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June 01, 2004  |   Comments (0)   |   Post a comment

Students, administrators test lap-shoulder belt system


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WESTFIELD, Ind. — IMMI, a manufacturer of occupant restraint systems, is concluding a pilot program to test its SafeGuard school bus seats with lap-shoulder belts at schools across the U.S.

Monroe-Woodbury Central School District in Central Valley, N.Y., was first to evaluate the lap-shoulder belt equipped seats. Last year, the district took delivery of a 16-passenger Girardin school bus equipped with SafeGuard school bus seats and, at the close of the school year, reported general satisfaction.

Cliff Berchtold, transportation director at the district, wanted to test the system further, however, as he initially had an attendant accompany the driver to assist students with the lap-shoulder belts.

Berchtold set up a new run without an attendant that involved three morning and three afternoon trips and included kindergarten, elementary and high schools students. Again, the system proved its value.

Barbara Bonchek, an administrator at Harmony School in Bloomington, Ill., reported similar success at her program. The school, a private operation with only 184 students, tested the lap-shoulder belts with two recently purchased 14-passenger buses. Bonchek said she admired SafeGuard seat’s design.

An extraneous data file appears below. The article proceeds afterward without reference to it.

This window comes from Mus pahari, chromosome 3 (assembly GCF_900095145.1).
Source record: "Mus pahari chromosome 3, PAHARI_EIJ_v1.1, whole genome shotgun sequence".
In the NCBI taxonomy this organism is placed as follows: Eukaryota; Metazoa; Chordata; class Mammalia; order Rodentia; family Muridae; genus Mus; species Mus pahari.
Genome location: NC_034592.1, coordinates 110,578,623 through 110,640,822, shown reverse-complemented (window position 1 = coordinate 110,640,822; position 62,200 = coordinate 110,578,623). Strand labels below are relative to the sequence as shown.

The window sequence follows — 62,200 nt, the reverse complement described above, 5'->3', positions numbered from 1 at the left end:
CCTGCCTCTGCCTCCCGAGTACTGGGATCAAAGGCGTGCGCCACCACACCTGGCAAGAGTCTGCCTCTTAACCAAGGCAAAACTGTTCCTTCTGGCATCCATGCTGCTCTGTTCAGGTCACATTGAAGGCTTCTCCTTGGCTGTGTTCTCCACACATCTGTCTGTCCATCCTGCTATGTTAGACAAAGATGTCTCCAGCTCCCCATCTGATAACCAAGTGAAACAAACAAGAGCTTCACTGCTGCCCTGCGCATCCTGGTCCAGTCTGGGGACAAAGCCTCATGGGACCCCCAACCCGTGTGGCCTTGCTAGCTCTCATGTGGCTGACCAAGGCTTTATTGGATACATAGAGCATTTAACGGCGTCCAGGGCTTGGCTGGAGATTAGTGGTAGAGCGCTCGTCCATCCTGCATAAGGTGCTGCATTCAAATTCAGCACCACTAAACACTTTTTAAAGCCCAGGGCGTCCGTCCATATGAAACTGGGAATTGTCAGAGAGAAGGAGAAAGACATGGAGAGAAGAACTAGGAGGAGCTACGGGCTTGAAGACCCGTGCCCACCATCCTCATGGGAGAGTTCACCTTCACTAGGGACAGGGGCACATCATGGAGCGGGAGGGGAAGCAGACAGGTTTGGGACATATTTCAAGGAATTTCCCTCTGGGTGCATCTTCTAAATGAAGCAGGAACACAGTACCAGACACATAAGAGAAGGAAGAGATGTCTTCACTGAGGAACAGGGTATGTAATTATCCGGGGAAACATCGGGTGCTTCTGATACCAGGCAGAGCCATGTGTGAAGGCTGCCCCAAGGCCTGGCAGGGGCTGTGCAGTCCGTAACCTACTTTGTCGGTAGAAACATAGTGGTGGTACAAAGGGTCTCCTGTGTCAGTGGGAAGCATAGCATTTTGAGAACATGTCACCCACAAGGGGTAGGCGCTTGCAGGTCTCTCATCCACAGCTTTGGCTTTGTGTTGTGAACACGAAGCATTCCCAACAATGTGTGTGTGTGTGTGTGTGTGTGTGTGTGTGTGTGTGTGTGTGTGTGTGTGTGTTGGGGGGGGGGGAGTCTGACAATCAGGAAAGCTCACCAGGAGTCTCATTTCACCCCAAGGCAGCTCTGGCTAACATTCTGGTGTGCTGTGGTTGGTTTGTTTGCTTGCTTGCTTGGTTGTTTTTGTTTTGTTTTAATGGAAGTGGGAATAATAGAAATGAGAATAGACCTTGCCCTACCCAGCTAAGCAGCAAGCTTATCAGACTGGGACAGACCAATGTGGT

“The seats are so well-designed that if you adjust the shoulder harness properly, you don’t have to use the supplemental restraint harness with smaller children unless they’re very small,” she said.

Janice Gatliff, driver of a 66-passenger school bus at Heritage Christian School in Indianapolis, observed a change in her student’s behavior after her bus was retrofitted with SafeGuard seats.

“I noticed right away that, because of the compartmentalization and the way the seats are designed, the bus was much quieter,” she said.

Capacity was reduced to 40 on Gatliff’s bus after installation of the new seats. During phase one of the pilot program, she and her students offered suggestions to IMMI regarding the height of the seatbacks and the narrowness of the aisles, which IMMI modified by phase two.

Sherilyn Thacker-Smith, director of transportation services at the Palmdale (Calif.) School District, considered adding time to her routes to compen-sate for any loss assisting smaller students with lap-shoulder belt adjustments, but found compliance more of an issue than time.

Overall, cost was the biggest factor, said Berchtold, who suggested that taxpayers will have to decide whether the safety devices are worth the investment.

Thacker-Smith agreed.

“I know it’s a money issue,” she said. “But it’s $500 a seat. Three kids. You tell me which parent wouldn’t be willing to pay $150 or whatever they could to guarantee the safety of their children?”

 


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